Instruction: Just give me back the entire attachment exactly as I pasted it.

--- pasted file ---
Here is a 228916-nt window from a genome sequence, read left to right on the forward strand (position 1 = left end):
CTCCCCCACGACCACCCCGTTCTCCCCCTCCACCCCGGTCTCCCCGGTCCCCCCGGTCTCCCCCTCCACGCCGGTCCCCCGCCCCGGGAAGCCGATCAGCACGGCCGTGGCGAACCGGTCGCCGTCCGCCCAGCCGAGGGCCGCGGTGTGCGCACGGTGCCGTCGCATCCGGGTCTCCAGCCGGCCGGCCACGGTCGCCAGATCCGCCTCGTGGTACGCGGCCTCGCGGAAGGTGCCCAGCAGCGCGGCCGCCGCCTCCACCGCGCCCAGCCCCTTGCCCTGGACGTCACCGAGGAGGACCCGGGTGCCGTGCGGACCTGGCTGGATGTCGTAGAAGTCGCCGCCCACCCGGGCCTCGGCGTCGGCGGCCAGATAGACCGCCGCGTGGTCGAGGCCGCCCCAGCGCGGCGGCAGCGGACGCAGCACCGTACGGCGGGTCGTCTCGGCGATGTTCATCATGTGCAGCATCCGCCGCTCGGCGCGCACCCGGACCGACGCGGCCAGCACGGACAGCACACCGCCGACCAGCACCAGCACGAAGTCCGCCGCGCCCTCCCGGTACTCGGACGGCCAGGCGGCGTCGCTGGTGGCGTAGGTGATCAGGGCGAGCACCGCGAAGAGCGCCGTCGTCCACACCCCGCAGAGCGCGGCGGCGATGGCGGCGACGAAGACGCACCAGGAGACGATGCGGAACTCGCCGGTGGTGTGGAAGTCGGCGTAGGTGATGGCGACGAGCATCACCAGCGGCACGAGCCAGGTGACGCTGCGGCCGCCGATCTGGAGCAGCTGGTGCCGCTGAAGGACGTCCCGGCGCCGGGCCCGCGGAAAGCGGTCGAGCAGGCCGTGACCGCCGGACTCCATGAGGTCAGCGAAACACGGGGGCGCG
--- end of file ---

Here is a 228916-nt window from a genome sequence, read left to right on the forward strand (position 1 = left end):
CTCCCCCACGACCACCCCGTTCTCCCCCTCCACCCCGGTCTCCCCGGTCCCCCCGGTCTCCCCCTCCACGCCGGTCCCCCGCCCCGGGAAGCCGATCAGCACGGCCGTGGCGAACCGGTCGCCGTCCGCCCAGCCGAGGGCCGCGGTGTGCGCACGGTGCCGTCGCATCCGGGTCTCCAGCCGGCCGGCCACGGTCGCCAGATCCGCCTCGTGGTACGCGGCCTCGCGGAAGGTGCCCAGCAGCGCGGCCGCCGCCTCCACCGCGCCCAGCCCCTTGCCCTGGACGTCACCGAGGAGGACCCGGGTGCCGTGCGGACCTGGCTGGATGTCGTAGAAGTCGCCGCCCACCCGGGCCTCGGCGTCGGCGGCCAGATAGACCGCCGCGTGGTCGAGGCCGCCCCAGCGCGGCGGCAGCGGACGCAGCACCGTACGGCGGGTCGTCTCGGCGATGTTCATCATGTGCAGCATCCGCCGCTCGGCGCGCACCCGGACCGACGCGGCCAGCACGGACAGCACACCGCCGACCAGCACCAGCACGAAGTCCGCCGCGCCCTCCCGGTACTCGGACGGCCAGGCGGCGTCGCTGGTGGCGTAGGTGATCAGGGCGAGCACCGCGAAGAGCGCCGTCGTCCACACCCCGCAGAGCGCGGCGGCGATGGCGGCGACGAAGACGCACCAGGAGACGATGCGGAACTCGCCGGTGGTGTGGAAGTCGGCGTAGGTGATGGCGACGAGCATCACCAGCGGCACGAGCCAGGTGACGCTGCGGCCGCCGATCTGGAGCAGCTGGTGCCGCTGAAGGACGTCCCGGCGCCGGGCCCGCGGAAAGCGGTCGAGCAGGCCGTGACCGCCGGACTCCATGAGGTCAGCGAAACACGGGGGCGCG